9.4. rdiff backup server

There is a backup module included in Webmin. You find it under the tab "Servers" and "Skolelinux Backup", or https://tjener.intern:10000/slbackup


You should try running a few restores from your backup before it becomes seriously necessary.

Figure 9-1. Webmin Servers

This is the place in Webmin where you find slbackup.

Figure 9-2. Slbackup, General

Slbackup has 5 modes of operation;

Figure 9-3. Slbackup, Backup Details

This is where you set the time that you want the backup to be done, which will then take place at that time every day.

Figure 9-4. Slbackup, Backup Details, Backup Clients

Here you configure which machine you want to backup. You specify the IP address,or use the hostname, together with the directories that you want to backup, and how long you want to keep a copy of the backup.

Figure 9-5. Slbackup, Backup Details, Backup Server

Here you set up the details for the machine that is going to do the backup. The most important detail is where the backup is going to be stored. The default backup partition is the LVM partition /skole/backup, see section Section 8.5.3. But there is nothing to stop you from setting in an extra hard drive and storing your backup there instead.

If you are observant, you may have noticed that we place the backup on the same hard drive as the one we take backup of. Stupid? Not so, if we take backups as an extra service for our users in case they accidentally delete a file. It is, of course, stupid to store your backup on the same hard drive if the purpose is to guard against a drive getting broken. Then it is wiser to set up a machine with a workstation profile, see Section 2.5, and install some really large capacity hard drives and use slbackup to make the backup external..

Figure 9-6. Slbackup, Restore

What good is it to have a backup utility, if you can't put the files back that have been deleted? By choosing "Restore" you have the possibility to choose which machine you want to get the files from, as well as which file or entire directory you want to get. You can also use everything that you have taken a backup of on the machine in question.

Figure 9-7. Slbackup, Restored Files

When you have chosen which machine you want to get the backup from, then you will get to make several more choices, among which the date/time you want to restore the backup and where you want the files to be placed. To start with, it's wise to use the directory /tmp/<machinename>.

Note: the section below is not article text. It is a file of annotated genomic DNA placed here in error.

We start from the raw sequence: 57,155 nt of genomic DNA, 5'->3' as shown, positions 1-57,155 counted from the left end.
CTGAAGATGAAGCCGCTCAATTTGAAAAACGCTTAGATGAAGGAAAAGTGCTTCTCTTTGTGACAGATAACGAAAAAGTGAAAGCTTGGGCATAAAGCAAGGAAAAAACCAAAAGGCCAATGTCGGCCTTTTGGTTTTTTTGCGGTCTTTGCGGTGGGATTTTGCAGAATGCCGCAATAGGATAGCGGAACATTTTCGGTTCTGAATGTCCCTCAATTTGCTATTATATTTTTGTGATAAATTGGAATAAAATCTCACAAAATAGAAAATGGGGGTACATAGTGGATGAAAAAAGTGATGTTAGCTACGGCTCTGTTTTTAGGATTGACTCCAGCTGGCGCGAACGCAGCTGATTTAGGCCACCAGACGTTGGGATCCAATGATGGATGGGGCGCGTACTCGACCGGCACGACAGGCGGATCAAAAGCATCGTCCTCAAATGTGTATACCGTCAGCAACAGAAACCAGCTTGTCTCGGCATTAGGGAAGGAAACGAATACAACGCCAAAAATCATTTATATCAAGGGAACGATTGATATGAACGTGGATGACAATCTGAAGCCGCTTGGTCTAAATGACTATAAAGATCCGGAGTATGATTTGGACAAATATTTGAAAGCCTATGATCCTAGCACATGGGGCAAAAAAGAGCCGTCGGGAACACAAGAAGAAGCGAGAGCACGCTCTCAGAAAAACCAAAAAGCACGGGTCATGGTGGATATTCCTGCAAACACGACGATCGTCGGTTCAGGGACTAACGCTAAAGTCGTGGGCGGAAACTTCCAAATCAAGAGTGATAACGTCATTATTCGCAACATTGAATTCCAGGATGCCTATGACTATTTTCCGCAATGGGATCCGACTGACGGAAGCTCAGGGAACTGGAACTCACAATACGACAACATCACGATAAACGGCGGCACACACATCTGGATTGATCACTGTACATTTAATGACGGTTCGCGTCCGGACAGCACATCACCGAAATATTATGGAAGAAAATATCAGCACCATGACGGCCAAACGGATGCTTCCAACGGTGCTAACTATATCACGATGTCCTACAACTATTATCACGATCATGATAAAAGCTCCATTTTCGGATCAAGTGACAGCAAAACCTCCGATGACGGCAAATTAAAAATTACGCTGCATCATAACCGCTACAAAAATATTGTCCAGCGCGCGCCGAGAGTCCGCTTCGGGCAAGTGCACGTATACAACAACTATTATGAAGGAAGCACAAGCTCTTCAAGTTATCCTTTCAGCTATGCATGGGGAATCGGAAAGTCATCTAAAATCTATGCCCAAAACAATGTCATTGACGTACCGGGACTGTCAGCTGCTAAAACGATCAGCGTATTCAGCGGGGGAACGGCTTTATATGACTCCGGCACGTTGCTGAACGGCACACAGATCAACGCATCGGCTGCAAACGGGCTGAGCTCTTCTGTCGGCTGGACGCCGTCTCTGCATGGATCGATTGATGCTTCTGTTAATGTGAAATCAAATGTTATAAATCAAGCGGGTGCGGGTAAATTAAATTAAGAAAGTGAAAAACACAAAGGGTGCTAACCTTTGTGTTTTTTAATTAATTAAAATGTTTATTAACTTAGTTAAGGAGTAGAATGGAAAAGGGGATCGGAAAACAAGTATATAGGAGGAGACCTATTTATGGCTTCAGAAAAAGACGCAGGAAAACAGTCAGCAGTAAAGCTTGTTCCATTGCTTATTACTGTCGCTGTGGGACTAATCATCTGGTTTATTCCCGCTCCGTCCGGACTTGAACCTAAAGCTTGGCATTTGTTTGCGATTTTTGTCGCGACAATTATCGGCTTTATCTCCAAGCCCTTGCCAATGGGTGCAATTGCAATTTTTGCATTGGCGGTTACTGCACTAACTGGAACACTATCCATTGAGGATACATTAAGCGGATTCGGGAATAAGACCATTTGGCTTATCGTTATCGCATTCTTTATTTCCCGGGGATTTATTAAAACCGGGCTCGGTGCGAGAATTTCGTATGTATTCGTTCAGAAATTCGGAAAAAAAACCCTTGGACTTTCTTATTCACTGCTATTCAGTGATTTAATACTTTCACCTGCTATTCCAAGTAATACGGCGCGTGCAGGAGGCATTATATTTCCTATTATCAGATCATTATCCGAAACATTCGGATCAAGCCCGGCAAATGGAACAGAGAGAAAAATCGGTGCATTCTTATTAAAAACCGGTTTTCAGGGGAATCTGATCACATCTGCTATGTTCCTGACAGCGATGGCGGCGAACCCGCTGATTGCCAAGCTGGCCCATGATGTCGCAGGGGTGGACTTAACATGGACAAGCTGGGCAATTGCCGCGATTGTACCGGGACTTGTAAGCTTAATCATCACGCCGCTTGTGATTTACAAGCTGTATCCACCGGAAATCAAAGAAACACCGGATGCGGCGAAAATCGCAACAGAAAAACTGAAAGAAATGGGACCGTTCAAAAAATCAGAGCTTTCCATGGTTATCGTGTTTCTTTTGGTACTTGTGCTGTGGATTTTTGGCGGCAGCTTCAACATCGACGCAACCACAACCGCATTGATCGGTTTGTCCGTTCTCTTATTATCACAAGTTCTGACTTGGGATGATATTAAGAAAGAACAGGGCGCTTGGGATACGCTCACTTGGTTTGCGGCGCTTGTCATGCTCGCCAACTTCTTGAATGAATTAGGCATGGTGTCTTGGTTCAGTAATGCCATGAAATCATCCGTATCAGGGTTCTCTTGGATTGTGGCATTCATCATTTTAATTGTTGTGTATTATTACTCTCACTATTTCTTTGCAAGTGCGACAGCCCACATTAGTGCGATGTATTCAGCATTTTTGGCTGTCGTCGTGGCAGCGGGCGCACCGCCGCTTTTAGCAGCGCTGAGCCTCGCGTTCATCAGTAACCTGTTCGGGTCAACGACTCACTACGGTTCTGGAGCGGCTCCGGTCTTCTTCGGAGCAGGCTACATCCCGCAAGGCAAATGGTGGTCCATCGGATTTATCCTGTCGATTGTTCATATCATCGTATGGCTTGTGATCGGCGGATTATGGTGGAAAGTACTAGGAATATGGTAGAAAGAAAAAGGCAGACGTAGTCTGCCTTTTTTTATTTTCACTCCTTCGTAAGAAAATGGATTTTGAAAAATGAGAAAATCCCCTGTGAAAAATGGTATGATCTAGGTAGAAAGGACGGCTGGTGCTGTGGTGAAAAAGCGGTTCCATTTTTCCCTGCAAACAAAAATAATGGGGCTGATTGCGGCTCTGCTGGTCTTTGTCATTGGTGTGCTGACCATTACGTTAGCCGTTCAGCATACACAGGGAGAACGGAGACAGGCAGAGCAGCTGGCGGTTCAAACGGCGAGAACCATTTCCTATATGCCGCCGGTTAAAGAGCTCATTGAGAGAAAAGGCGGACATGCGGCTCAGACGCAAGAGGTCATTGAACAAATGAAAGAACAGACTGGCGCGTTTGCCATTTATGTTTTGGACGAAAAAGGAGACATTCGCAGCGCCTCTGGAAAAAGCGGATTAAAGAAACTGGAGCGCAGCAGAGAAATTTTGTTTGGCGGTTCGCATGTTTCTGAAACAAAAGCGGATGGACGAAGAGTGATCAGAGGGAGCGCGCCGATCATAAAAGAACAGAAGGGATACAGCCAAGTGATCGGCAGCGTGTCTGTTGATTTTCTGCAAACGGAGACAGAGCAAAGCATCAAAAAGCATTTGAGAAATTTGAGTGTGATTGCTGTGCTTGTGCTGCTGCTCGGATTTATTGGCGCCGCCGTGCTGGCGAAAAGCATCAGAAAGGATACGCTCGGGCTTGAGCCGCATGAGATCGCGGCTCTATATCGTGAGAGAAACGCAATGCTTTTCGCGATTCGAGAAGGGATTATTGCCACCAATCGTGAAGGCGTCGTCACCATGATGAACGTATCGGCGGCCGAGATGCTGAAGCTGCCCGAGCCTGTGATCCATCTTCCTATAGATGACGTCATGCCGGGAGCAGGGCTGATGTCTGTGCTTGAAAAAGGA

It's smart to place the files being restored in the directory /tmp/<machinename>. Everything that is stored in this directory gets deleted when the machine reboots. In addition, by placing the files there, in this temporary directory, you make sure that you don't accidentally write over the wrong files (when you replace an old file with a new one that has the same name). After you have taken out the files that you need to restore, then you must go into this directory, /tmp/<machinename>, and use a file manager, see Section 12.1, to get out the files that you want.

Figure 9-8. Slbackup, Maintenance

By choosing "maintenance" you get the possibility to delete old backups that you no longer have any use for, or place for.

Figure 9-9. Slbackup, SSH Keys

In order to be able to take a backup over the network from other machines, without being asked each time for a password, SSH has been set up in such a way so that you only type in the password once. See ssh for more about ssh.

9.4.1. Comparison of Various Versions of the Same File

If you have "destroyed" the format of a file, for example /etc/fstab but you know that you have a backup of that file which is good, then you can use on of several programs to compare the various versions of that file. If you have chosen to restore, then the old version of the file /etc/fstab will be placed in the directory /tmp/<machinename>/etc/fstab. A command-line based program is included to do a comparison of the files. The program is called diff, and is used in this fashion

diff /etc/fstab /tmp/<machinename>/etc/fstab

In this example, I have two examples of the file fstab, There is an error in one of them- it has two spellingmistakes.. This is the result of running the command diff with these two files:

tjener:~# diff /etc/fstab /tmp/tjener/etc/fstab
< /dev/vg_data/lv_home  /skole/tjener/home0     ext3    defaults        0 2
< /dev/vg_data/lv_bakup /skole/backup   ext3    defaults        0 2
> /dev/vg_data/lv_home0 /skole/tjener/home0     ext3    defaults        0 2
> /dev/vg_data/lv_backup        /skole/backup   ext3    defaults        0 2
Fortunately there are other programs that do the same job. One of them kompare can be installed with

apt-get install kompare

Section 8.9 for how to add new packages. kompare has a graphical interface (GUI). If I start kompare and open the two files in this program, this is what I see:

9.4.2. Dedicated machine to hold the backups

By setting up a machine with a "workstation",profile Section 2.5, and installing the necessary rdiff-applications, you can quickly set up a very user-friendly and powerful backup machine.

apt-get install rdiff-backup

ltspserver05:~# apt-get install rdiff-backup --simulate
Reading Package Lists... Done
Building Dependency Tree... Done
The following extra packages will be installed:
  librsync1 rdiff
The following NEW packages will be installed:
  librsync1 rdiff rdiff-backup
0 upgraded, 3 newly installed, 0 to remove and 119 not upgraded.
Inst librsync1 (0.9.7-1 Debian:3.1r0/stable)
Inst rdiff (0.9.7-1 Debian:3.1r0/stable)
Inst rdiff-backup (0.13.4-5 Debian:3.1r0/stable)
Conf librsync1 (0.9.7-1 Debian:3.1r0/stable)
Conf rdiff (0.9.7-1 Debian:3.1r0/stable)
Conf rdiff-backup (0.13.4-5 Debian:3.1r0/stable)
ltspserver05:~# apt-get install rdiff-backup